I can't remember much of the conversation in that consulting room. Just two words lodged in my mind: manic depression.

Until I began to respond to a sense of call to Christian ministry my life had been directionless and mostly "gray," but it was not until I was a theological student that depression began to take a hold. I had a driving job, delivering photographic equipment to retailers. I would be driving from one delivery to another weeping. I was scared. I didn't know why I was crying. I wasn't consciously unhappy about anything (I had just gotten engaged to the woman who would become my wife). I wasn't consciously worried about anything. I was just weeping uncontrollably.

After seeing a number of general physicians, I was prescribed anti-depressants and referred to a psychiatrist. Once a month, I saw the psychiatrist to ensure that my moods were stabilizing. I am one of the fortunate people for whom lithium works. Lithium is not a "cure" but an effective means of limiting the extremes of mood swing. When the lithium "kicked in" and my mood stabilized, life became manageable. Imagine the horror of my physician when, after barely two years of continuous stability, I announced that I wanted to stop taking the tablets. They made me feel truncated.


A while ago, Stephen Fry presented a series of television programs on the subject of manic depression. One of his interviewees described being on lithium as being "letter-boxed." When some films shot in wide-screen format are shown on television, the top and the bottom of the television screen are blanked-out. That is precisely what it feels like to be on lithium: the extremes of mania and despair have gone, but so has a third of your personality. You feel temperamentally castrated.

All but one of those interviewed did not wish to be other than they were. I'm sure this is incomprehensible to those peering in from the outside: who would want the despair of depression; who would want the embarrassment of mania?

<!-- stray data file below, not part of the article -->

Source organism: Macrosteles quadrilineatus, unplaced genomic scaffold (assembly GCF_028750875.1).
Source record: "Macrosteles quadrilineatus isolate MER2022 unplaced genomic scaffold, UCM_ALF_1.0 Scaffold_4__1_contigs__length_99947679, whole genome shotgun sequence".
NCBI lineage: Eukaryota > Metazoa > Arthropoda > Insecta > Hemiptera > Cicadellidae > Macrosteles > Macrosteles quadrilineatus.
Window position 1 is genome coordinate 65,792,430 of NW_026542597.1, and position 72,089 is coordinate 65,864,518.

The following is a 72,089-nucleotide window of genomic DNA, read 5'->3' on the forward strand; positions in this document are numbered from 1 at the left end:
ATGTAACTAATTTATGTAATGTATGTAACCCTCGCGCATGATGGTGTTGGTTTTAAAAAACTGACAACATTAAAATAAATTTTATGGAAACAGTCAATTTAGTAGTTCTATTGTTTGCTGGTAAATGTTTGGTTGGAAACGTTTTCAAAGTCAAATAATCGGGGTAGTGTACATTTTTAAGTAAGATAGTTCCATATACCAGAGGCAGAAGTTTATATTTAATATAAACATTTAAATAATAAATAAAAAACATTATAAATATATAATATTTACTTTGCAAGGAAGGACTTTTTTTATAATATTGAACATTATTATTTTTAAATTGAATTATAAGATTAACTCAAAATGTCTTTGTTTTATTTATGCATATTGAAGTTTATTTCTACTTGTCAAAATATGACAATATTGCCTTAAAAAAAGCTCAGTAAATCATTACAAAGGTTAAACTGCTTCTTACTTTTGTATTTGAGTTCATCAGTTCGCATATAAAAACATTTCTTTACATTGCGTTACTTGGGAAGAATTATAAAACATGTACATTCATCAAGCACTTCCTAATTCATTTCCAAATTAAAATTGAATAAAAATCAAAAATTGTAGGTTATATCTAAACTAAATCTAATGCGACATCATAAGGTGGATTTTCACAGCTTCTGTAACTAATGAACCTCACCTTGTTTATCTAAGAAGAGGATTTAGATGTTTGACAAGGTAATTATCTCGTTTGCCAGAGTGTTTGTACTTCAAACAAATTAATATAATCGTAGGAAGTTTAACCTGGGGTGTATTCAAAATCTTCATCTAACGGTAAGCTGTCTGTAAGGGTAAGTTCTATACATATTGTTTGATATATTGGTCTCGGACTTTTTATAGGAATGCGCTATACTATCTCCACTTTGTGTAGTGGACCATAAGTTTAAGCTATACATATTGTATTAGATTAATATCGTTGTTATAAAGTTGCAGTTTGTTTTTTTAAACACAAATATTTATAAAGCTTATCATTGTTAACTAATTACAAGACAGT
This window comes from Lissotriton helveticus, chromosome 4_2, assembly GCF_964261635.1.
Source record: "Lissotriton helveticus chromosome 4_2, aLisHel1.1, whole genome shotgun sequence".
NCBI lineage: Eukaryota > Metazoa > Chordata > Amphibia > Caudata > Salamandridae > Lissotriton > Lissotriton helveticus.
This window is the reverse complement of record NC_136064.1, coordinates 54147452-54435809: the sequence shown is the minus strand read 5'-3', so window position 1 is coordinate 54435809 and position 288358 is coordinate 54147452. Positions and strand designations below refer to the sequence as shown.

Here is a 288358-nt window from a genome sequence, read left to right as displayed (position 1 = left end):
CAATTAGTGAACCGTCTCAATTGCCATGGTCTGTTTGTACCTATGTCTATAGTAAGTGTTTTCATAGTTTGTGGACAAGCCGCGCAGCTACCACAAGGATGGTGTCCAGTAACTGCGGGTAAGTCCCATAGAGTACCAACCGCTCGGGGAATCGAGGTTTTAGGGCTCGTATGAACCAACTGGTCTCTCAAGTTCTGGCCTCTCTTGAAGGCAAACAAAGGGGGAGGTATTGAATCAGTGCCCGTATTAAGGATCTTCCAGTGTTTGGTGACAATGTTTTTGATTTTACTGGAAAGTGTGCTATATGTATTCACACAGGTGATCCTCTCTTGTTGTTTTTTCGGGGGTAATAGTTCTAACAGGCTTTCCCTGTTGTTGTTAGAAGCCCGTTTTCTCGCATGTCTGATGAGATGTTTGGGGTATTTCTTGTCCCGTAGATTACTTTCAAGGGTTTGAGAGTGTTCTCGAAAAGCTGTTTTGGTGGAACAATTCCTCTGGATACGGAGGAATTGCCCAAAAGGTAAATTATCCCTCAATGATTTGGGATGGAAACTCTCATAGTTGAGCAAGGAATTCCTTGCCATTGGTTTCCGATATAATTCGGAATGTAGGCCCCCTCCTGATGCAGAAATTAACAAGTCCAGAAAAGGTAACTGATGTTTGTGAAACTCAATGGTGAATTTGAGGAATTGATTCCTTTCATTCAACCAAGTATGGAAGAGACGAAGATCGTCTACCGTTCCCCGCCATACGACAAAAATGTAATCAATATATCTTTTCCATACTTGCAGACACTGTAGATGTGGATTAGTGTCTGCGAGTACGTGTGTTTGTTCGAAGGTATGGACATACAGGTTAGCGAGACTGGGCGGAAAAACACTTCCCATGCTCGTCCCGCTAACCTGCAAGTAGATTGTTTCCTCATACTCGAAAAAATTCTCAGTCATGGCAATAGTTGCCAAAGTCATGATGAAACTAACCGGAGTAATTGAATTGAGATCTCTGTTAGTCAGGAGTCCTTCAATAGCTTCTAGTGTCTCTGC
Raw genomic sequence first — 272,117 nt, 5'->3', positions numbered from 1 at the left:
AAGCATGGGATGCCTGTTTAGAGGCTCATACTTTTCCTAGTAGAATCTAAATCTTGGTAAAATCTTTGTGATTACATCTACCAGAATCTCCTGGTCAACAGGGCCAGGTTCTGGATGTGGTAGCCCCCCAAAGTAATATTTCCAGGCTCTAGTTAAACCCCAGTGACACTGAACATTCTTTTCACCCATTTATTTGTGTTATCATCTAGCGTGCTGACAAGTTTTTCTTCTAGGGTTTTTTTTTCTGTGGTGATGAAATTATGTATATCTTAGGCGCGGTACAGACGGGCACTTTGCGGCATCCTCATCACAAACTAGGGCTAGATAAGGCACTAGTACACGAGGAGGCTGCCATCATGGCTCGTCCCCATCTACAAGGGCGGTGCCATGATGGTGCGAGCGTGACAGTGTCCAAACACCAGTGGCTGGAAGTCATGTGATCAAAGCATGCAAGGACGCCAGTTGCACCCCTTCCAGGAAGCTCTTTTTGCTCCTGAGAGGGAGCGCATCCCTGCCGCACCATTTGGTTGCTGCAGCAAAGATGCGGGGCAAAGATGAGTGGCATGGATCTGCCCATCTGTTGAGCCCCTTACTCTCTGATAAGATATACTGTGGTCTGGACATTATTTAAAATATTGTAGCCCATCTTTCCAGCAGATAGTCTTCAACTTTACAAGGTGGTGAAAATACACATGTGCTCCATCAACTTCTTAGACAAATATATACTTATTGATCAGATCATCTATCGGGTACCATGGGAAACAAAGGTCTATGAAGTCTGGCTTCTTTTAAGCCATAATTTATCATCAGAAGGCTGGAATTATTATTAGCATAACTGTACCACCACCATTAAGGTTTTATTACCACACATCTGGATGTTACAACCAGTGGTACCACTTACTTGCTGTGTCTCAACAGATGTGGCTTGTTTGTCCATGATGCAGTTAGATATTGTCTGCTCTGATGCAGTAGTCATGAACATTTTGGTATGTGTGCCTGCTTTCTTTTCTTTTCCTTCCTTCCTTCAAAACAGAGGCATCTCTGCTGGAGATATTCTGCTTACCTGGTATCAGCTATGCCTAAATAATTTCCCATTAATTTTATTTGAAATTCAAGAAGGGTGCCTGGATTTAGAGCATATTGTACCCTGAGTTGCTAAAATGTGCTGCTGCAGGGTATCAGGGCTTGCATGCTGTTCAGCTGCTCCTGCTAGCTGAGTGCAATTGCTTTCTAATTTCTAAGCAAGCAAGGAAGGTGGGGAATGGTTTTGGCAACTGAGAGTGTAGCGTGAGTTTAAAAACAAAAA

While I would do anything to be rid of the numbing desolation of despair, but I note in puzzlement that, while I can write rhymes at any time, I can only write poetry of any approximation to quality when I am depressed. And without the mania, I never feel enthusiastic or completely engaged. For all the pain of it, I would rather be as I am than live with the unremitting grayness that was life on lithium. As is true in so many aspects of life, that for which I am most grateful is inextricably bound up with that which I most regret and loathe. I would welcome healing if I could lose the despair without losing the insight and sensitivity, if I could lose the mania without losing the enthusiasm and passion.

But since I'm not convinced that these things can be so easily distinguished, I'm not sure I want to be "healed." I would rather, with the apostle Paul, cling on to the promise that God's grace is sufficient in my weakness, and even that God is glorified in and through my weakness rather than by its removal. The one who is risen remains the one who was crucified. The glorified Jesus still bears the wounds of his crucifixion.

Liturgies of lament

Of all the psalms of lament, Psalm 88 is the bleakest. It seems entirely devoid of hope. All that is left is despair and desolation. But even this psalm, for all its despair, is not entirely hopeless. It is, after all, a prayer. It is addressed to God even though it offers no assurance that God is listening. And what a strange and enigmatic way for the psalm to end: "The darkness is my closest friend." Can it really be that the darkness itself can become a friend?

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